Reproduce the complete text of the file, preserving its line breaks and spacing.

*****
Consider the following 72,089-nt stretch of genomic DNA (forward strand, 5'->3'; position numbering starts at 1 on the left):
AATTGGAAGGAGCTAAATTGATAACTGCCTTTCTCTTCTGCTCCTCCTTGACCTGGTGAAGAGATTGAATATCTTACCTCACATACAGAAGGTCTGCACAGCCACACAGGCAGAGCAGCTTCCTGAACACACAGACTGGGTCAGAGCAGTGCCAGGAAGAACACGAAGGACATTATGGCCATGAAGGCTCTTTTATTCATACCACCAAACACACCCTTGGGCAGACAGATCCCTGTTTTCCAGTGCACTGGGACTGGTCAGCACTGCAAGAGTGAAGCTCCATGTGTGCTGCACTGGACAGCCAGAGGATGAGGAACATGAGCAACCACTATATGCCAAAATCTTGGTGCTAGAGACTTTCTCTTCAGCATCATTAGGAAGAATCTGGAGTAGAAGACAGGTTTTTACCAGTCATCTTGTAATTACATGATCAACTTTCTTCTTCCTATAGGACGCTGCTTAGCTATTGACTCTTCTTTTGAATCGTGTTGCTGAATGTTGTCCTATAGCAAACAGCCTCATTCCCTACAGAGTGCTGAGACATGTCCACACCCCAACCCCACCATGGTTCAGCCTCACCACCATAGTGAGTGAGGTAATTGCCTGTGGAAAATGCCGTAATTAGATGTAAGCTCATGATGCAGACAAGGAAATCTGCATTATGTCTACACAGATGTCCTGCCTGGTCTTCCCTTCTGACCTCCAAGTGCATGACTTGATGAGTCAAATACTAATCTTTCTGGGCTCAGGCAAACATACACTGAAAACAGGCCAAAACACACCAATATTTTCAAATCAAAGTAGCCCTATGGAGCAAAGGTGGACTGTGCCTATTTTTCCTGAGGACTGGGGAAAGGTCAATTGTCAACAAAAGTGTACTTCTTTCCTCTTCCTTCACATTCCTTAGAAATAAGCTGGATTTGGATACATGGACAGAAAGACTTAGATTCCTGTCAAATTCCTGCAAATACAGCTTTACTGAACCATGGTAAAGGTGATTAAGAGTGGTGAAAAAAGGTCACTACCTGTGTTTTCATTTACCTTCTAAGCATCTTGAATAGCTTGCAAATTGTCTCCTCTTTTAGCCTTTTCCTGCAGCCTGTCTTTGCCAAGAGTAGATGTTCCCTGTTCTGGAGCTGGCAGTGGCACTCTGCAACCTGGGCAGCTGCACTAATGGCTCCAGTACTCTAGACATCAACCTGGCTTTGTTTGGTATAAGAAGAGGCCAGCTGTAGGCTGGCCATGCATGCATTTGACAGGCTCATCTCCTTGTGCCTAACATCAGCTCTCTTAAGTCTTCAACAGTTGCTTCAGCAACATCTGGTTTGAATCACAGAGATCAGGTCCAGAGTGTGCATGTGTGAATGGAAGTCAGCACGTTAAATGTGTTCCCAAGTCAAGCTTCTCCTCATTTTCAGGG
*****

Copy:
Consider the following 72,089-nt stretch of genomic DNA (forward strand, 5'->3'; position numbering starts at 1 on the left):
AATTGGAAGGAGCTAAATTGATAACTGCCTTTCTCTTCTGCTCCTCCTTGACCTGGTGAAGAGATTGAATATCTTACCTCACATACAGAAGGTCTGCACAGCCACACAGGCAGAGCAGCTTCCTGAACACACAGACTGGGTCAGAGCAGTGCCAGGAAGAACACGAAGGACATTATGGCCATGAAGGCTCTTTTATTCATACCACCAAACACACCCTTGGGCAGACAGATCCCTGTTTTCCAGTGCACTGGGACTGGTCAGCACTGCAAGAGTGAAGCTCCATGTGTGCTGCACTGGACAGCCAGAGGATGAGGAACATGAGCAACCACTATATGCCAAAATCTTGGTGCTAGAGACTTTCTCTTCAGCATCATTAGGAAGAATCTGGAGTAGAAGACAGGTTTTTACCAGTCATCTTGTAATTACATGATCAACTTTCTTCTTCCTATAGGACGCTGCTTAGCTATTGACTCTTCTTTTGAATCGTGTTGCTGAATGTTGTCCTATAGCAAACAGCCTCATTCCCTACAGAGTGCTGAGACATGTCCACACCCCAACCCCACCATGGTTCAGCCTCACCACCATAGTGAGTGAGGTAATTGCCTGTGGAAAATGCCGTAATTAGATGTAAGCTCATGATGCAGACAAGGAAATCTGCATTATGTCTACACAGATGTCCTGCCTGGTCTTCCCTTCTGACCTCCAAGTGCATGACTTGATGAGTCAAATACTAATCTTTCTGGGCTCAGGCAAACATACACTGAAAACAGGCCAAAACACACCAATATTTTCAAATCAAAGTAGCCCTATGGAGCAAAGGTGGACTGTGCCTATTTTTCCTGAGGACTGGGGAAAGGTCAATTGTCAACAAAAGTGTACTTCTTTCCTCTTCCTTCACATTCCTTAGAAATAAGCTGGATTTGGATACATGGACAGAAAGACTTAGATTCCTGTCAAATTCCTGCAAATACAGCTTTACTGAACCATGGTAAAGGTGATTAAGAGTGGTGAAAAAAGGTCACTACCTGTGTTTTCATTTACCTTCTAAGCATCTTGAATAGCTTGCAAATTGTCTCCTCTTTTAGCCTTTTCCTGCAGCCTGTCTTTGCCAAGAGTAGATGTTCCCTGTTCTGGAGCTGGCAGTGGCACTCTGCAACCTGGGCAGCTGCACTAATGGCTCCAGTACTCTAGACATCAACCTGGCTTTGTTTGGTATAAGAAGAGGCCAGCTGTAGGCTGGCCATGCATGCATTTGACAGGCTCATCTCCTTGTGCCTAACATCAGCTCTCTTAAGTCTTCAACAGTTGCTTCAGCAACATCTGGTTTGAATCACAGAGATCAGGTCCAGAGTGTGCATGTGTGAATGGAAGTCAGCACGTTAAATGTGTTCCCAAGTCAAGCTTCTCCTCATTTTCAGGG